Reports of adverse events associated with cosmetics and personal care products sold in the United States more than doubled a year ago, due in large part to complaints about WEN by Chaz Dean Cleansing Conditioners, a new study suggests.
Hair care products, skin care products and tattoos were most commonly reported as the source of problems, according to the analysis by Xu and colleagues at Northwestern, which was in JAMA Internal Medicine. There were total of 5,144 adverse events and an average of 396 events per year before 2015.
Complaints more than doubled between 2015 and 2016, rising from 706 to 1,591 reported adverse events.
Results also reveal that numerous reports come against a specific product WEN by Chaz Dean hair care products. Product classes with higher than average reports of serious health outcomes included baby (51.8%; 95% CI, 44.2-59.3), unclassified (50.2%; 95% CI, 44.1-56.3), personal cleanliness (47.1%; 95% CI, 41.2-53.2), hair care (43.9%; 95% CI, 41.7-46.2), and hair coloring products (40.5%; 95% CI, 35-46.1).
“On the other hand, there are chemicals that might, if we use them every day over a long period of time, have small, long-term impacts on our health”, said Harley, who conducts research on the effects of chemical hormone disruptors in cosmetics but was not affiliated with the new study. “It’s concerning when 21,000 people complained to the manufacturer, and the FDA received only 127 of those due to poor reporting from the manufacturer”. However, under current regulations, the companies are not required to report these complaints to the FDA. While the law does not provide more investment to the National Toxicology Program for more rigorous scientific testing, the legislation is good first step to protecting consumers, the authors conclude.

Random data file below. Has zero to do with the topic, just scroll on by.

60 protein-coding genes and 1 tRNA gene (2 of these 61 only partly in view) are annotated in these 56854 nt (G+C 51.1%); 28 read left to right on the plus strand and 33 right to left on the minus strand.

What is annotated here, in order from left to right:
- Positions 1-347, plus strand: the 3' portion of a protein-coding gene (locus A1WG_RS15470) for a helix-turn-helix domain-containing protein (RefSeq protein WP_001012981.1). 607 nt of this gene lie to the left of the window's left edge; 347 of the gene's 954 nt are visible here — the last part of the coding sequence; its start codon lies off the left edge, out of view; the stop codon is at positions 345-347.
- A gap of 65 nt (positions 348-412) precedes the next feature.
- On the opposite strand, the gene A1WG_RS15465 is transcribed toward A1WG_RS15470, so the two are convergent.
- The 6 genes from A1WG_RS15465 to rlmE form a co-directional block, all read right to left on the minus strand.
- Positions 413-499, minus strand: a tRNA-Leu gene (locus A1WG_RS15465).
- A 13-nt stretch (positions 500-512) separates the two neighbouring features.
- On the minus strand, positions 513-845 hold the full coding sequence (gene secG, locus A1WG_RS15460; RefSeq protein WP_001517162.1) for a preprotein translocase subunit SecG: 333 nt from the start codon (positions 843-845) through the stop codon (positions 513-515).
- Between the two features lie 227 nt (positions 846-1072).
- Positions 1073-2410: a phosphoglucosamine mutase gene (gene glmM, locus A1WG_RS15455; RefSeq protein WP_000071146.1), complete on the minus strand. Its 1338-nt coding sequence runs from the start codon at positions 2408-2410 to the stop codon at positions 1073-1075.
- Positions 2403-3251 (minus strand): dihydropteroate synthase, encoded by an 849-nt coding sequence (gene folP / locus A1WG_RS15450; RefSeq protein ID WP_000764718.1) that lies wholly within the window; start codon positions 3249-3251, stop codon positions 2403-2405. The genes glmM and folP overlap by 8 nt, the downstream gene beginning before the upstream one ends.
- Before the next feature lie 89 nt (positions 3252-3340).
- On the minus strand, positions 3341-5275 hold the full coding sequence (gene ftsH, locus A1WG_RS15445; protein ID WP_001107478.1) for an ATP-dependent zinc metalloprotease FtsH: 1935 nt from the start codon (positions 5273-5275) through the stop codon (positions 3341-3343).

Many cosmetic products entice consumers with active ingredients that will plump, lengthen and boost. In 2014, the FDA began investigating this product. “It’s harder for the FDA to get harmful cosmetics off the shelves”. However, that increase followed an FDA public appeal asking consumers and dermatologists to report health problems related to WEN, Xu said.
“The lack of high-quality data leads to reactionary responses by the FDA subject to consumer pressure as evidenced by the WEN conditioners controversy”, the researchers note, adding that better cosmetic surveillance of cosmetic products “is needed given their ubiquity and lack of a premarket approval pathway”. He suspects many events are not reported by consumers or doctors.
“For cosmetics – and for dietary supplements – the FDA’s oversight authority remains stuck at the levels established in 1938, almost 80 years ago”, Califf said in an editorial accompanying the study in JAMA Internal Medicine. Once these personal care products become available for sale to the consumers, few systems are also in place to monitor their safety.
“If this was a drug, the story would be much different in regards to regulatory action”, Xu said. “At the very worst, there are actual drug components in these products that can cause real harm”. Therefore, if a customer experiences a rash, irritation, hair loss, nausea, or any other unpleasant events, it can report to the FDA and only then will the organization see if the product is safe.